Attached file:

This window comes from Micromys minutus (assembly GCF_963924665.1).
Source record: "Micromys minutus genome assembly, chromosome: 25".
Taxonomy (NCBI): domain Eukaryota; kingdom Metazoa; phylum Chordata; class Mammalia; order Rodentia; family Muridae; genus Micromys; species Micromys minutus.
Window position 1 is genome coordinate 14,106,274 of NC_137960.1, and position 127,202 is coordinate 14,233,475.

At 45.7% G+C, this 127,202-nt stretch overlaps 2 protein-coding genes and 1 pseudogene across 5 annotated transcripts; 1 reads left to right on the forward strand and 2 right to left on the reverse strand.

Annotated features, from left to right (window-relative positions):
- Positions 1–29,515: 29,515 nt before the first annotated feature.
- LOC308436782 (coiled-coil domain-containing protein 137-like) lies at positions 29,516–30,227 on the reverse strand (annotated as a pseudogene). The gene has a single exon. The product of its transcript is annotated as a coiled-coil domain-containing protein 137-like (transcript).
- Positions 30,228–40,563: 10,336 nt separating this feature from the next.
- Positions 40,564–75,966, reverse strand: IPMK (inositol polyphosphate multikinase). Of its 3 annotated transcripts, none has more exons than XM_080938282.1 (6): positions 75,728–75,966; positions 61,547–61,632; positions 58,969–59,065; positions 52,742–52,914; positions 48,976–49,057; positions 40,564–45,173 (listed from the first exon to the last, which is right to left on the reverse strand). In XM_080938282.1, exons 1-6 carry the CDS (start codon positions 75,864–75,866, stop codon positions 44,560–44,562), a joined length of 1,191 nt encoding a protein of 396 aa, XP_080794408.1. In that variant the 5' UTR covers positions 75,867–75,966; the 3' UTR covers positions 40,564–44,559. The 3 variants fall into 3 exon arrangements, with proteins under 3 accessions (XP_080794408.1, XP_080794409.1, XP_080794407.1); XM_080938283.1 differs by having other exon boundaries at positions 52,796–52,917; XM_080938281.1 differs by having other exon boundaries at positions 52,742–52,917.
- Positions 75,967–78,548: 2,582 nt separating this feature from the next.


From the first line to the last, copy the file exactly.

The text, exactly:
This window comes from Micromys minutus (assembly GCF_963924665.1).
Source record: "Micromys minutus genome assembly, chromosome: 25".
Taxonomy (NCBI): domain Eukaryota; kingdom Metazoa; phylum Chordata; class Mammalia; order Rodentia; family Muridae; genus Micromys; species Micromys minutus.
Window position 1 is genome coordinate 14,106,274 of NC_137960.1, and position 127,202 is coordinate 14,233,475.

At 45.7% G+C, this 127,202-nt stretch overlaps 2 protein-coding genes and 1 pseudogene across 5 annotated transcripts; 1 reads left to right on the forward strand and 2 right to left on the reverse strand.

Annotated features, from left to right (window-relative positions):
- Positions 1–29,515: 29,515 nt before the first annotated feature.
- LOC308436782 (coiled-coil domain-containing protein 137-like) lies at positions 29,516–30,227 on the reverse strand (annotated as a pseudogene). The gene has a single exon. The product of its transcript is annotated as a coiled-coil domain-containing protein 137-like (transcript).
- Positions 30,228–40,563: 10,336 nt separating this feature from the next.
- Positions 40,564–75,966, reverse strand: IPMK (inositol polyphosphate multikinase). Of its 3 annotated transcripts, none has more exons than XM_080938282.1 (6): positions 75,728–75,966; positions 61,547–61,632; positions 58,969–59,065; positions 52,742–52,914; positions 48,976–49,057; positions 40,564–45,173 (listed from the first exon to the last, which is right to left on the reverse strand). In XM_080938282.1, exons 1-6 carry the CDS (start codon positions 75,864–75,866, stop codon positions 44,560–44,562), a joined length of 1,191 nt encoding a protein of 396 aa, XP_080794408.1. In that variant the 5' UTR covers positions 75,867–75,966; the 3' UTR covers positions 40,564–44,559. The 3 variants fall into 3 exon arrangements, with proteins under 3 accessions (XP_080794408.1, XP_080794409.1, XP_080794407.1); XM_080938283.1 differs by having other exon boundaries at positions 52,796–52,917; XM_080938281.1 differs by having other exon boundaries at positions 52,742–52,917.
- Positions 75,967–78,548: 2,582 nt separating this feature from the next.